Gathered and Scattered: The Life and Death of an Innovative Urban Church (working title) details how an unusual model of church unfolded over the full course of its life, in this case 51 years. When the Community of Christ, an ecumenical congregation in Washington, D.C., ceased worshiping together in 2016, members transferred the building in the Mount Pleasant neighborhood to a partner in mission, La Clínica del Pueblo. Above the front door, the sign still says La Casa, a name that has endured from its time as a restaurant through its four decades as a worship and public gathering space, now to a Health and Action Center.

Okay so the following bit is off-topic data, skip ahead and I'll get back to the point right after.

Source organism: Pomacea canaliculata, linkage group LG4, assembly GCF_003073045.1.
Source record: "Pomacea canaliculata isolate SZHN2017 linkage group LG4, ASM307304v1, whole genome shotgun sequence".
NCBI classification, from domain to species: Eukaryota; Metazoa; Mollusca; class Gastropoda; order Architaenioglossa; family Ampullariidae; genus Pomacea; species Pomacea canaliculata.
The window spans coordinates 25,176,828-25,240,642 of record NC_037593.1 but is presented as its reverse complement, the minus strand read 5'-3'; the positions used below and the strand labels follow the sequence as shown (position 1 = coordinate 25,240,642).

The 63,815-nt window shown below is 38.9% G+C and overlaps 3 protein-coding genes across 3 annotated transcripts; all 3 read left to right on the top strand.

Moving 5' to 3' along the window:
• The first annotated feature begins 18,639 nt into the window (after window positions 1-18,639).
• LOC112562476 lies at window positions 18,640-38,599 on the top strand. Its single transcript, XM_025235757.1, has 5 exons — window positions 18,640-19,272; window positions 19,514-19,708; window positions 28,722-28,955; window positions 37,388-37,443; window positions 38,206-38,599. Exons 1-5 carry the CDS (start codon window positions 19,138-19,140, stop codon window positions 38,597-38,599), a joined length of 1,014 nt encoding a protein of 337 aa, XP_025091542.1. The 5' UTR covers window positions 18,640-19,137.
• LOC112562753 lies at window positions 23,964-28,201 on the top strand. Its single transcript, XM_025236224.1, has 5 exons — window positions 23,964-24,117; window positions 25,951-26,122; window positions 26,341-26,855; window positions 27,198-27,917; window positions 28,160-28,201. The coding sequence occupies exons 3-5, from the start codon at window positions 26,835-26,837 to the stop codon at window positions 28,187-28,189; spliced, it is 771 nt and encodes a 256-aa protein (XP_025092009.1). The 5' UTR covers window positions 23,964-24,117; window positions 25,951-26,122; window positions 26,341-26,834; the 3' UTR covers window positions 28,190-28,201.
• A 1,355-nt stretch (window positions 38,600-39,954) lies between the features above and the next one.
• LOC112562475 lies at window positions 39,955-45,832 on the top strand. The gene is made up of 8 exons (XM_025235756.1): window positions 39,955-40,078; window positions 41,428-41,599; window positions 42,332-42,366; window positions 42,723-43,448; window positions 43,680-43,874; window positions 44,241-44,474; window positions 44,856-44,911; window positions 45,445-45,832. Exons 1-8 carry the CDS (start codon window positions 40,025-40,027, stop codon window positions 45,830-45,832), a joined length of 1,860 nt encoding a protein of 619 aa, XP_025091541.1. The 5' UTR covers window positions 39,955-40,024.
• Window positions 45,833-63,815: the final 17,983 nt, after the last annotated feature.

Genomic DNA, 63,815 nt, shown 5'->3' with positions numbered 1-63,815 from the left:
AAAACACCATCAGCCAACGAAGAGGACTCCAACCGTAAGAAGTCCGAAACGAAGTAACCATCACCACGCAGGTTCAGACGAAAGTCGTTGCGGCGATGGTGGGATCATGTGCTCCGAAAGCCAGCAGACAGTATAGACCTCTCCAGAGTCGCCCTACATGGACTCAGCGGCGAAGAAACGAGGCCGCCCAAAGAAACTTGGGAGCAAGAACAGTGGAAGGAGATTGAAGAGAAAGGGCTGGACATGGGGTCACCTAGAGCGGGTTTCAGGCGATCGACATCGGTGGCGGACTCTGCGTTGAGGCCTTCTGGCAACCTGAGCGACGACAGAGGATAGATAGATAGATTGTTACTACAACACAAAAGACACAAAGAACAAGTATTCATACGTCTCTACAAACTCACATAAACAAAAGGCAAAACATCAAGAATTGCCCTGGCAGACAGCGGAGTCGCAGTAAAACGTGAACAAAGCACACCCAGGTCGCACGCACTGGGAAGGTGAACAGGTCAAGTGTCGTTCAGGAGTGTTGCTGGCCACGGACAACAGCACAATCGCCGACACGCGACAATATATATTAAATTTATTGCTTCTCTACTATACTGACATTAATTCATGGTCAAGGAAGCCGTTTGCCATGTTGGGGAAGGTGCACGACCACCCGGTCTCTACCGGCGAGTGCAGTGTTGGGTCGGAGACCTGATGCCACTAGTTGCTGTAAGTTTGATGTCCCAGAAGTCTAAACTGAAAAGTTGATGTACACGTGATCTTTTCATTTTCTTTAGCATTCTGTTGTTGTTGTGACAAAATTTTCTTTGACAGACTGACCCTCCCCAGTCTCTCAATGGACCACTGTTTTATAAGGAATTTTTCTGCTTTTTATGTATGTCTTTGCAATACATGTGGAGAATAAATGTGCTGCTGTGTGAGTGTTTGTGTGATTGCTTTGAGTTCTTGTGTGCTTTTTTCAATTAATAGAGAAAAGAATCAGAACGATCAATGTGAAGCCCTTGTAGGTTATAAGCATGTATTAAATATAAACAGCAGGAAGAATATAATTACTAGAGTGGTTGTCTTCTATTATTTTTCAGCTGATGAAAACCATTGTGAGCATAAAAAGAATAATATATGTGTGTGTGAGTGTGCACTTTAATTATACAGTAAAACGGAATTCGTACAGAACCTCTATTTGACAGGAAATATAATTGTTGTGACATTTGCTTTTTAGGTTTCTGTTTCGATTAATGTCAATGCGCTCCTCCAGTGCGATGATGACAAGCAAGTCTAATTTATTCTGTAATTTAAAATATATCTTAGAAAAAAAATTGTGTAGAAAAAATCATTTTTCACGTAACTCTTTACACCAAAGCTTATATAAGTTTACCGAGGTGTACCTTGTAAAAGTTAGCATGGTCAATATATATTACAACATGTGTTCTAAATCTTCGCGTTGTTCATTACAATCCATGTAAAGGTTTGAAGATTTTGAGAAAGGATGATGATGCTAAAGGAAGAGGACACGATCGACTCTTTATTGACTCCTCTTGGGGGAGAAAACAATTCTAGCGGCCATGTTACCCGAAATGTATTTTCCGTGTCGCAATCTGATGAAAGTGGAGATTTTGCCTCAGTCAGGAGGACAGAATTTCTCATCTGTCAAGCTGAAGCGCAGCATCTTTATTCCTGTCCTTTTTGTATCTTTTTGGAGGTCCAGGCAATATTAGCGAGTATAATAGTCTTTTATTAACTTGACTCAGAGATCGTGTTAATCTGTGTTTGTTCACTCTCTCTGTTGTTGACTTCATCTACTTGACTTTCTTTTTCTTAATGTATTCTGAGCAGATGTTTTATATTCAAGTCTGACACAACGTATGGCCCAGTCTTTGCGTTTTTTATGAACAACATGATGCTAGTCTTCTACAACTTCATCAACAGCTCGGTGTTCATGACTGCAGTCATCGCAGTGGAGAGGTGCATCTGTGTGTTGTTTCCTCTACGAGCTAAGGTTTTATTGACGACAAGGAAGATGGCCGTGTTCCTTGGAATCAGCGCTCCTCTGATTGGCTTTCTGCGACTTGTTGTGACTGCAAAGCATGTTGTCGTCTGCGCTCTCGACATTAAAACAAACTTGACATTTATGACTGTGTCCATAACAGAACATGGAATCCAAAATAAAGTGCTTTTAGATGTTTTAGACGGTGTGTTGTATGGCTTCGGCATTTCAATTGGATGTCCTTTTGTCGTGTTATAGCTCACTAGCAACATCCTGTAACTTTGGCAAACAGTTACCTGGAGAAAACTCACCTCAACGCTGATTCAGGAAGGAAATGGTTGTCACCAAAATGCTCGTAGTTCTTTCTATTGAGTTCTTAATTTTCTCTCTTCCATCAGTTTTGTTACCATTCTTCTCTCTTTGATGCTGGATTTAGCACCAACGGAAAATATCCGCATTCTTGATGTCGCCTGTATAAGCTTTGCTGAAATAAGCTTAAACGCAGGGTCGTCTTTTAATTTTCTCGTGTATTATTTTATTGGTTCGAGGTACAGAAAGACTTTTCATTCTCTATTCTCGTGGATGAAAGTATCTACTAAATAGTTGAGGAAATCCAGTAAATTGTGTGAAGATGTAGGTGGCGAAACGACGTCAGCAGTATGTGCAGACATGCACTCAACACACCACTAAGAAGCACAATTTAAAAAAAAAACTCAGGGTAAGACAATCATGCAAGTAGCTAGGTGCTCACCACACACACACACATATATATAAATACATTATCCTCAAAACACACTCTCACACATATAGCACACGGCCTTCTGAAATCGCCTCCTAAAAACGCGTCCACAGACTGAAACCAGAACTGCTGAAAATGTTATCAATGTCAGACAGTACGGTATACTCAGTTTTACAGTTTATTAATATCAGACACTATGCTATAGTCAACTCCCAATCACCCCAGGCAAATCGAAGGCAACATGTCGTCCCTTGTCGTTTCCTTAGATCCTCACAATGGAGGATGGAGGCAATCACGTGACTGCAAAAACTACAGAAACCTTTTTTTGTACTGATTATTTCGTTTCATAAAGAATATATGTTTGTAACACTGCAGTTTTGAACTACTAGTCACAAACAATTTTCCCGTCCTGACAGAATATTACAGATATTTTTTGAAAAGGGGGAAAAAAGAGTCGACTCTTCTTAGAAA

Intentionally planted in the inner city in 1965—a time when many churches were leaving—the Community of Christ attracted people disillusioned with religion. The Community of Christ “distinguished itself from the more-organized church without rejecting it,” one former member says. Members forged a close-knit community, with Catholics and Protestants, evangelicals and Episcopalians, Mennonites and Methodists joining their lives and receiving Communion each week around the same table. From its start, the Community of Christ strove to live out the principle that contemplation and social action do not to be divided. It was also primarily led from the pews—or rather, folding chairs—with ordained pastors and priests playing a guiding role.